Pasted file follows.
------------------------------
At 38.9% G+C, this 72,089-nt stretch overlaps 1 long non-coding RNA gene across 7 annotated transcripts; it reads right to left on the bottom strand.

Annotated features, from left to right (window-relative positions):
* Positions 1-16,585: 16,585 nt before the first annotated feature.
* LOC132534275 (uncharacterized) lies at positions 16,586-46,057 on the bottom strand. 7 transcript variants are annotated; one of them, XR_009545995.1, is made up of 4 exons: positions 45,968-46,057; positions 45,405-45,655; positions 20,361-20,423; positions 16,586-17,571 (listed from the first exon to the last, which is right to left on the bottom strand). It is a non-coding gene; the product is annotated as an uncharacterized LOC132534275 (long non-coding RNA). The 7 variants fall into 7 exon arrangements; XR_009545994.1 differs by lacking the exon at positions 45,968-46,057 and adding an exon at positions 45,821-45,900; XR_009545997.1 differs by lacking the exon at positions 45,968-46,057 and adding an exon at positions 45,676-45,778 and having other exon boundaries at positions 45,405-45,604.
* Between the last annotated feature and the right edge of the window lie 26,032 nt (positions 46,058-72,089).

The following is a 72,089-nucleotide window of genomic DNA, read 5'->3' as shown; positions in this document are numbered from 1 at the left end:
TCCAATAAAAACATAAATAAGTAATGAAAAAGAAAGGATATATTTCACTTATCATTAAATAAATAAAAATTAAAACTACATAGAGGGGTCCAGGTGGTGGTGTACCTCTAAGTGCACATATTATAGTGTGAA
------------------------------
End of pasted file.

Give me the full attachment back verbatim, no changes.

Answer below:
At 38.9% G+C, this 72,089-nt stretch overlaps 1 long non-coding RNA gene across 7 annotated transcripts; it reads right to left on the bottom strand.

Annotated features, from left to right (window-relative positions):
* Positions 1-16,585: 16,585 nt before the first annotated feature.
* LOC132534275 (uncharacterized) lies at positions 16,586-46,057 on the bottom strand. 7 transcript variants are annotated; one of them, XR_009545995.1, is made up of 4 exons: positions 45,968-46,057; positions 45,405-45,655; positions 20,361-20,423; positions 16,586-17,571 (listed from the first exon to the last, which is right to left on the bottom strand). It is a non-coding gene; the product is annotated as an uncharacterized LOC132534275 (long non-coding RNA). The 7 variants fall into 7 exon arrangements; XR_009545994.1 differs by lacking the exon at positions 45,968-46,057 and adding an exon at positions 45,821-45,900; XR_009545997.1 differs by lacking the exon at positions 45,968-46,057 and adding an exon at positions 45,676-45,778 and having other exon boundaries at positions 45,405-45,604.
* Between the last annotated feature and the right edge of the window lie 26,032 nt (positions 46,058-72,089).

The following is a 72,089-nucleotide window of genomic DNA, read 5'->3' as shown; positions in this document are numbered from 1 at the left end:
TCCAATAAAAACATAAATAAGTAATGAAAAAGAAAGGATATATTTCACTTATCATTAAATAAATAAAAATTAAAACTACATAGAGGGGTCCAGGTGGTGGTGTACCTCTAAGTGCACATATTATAGTGTGAA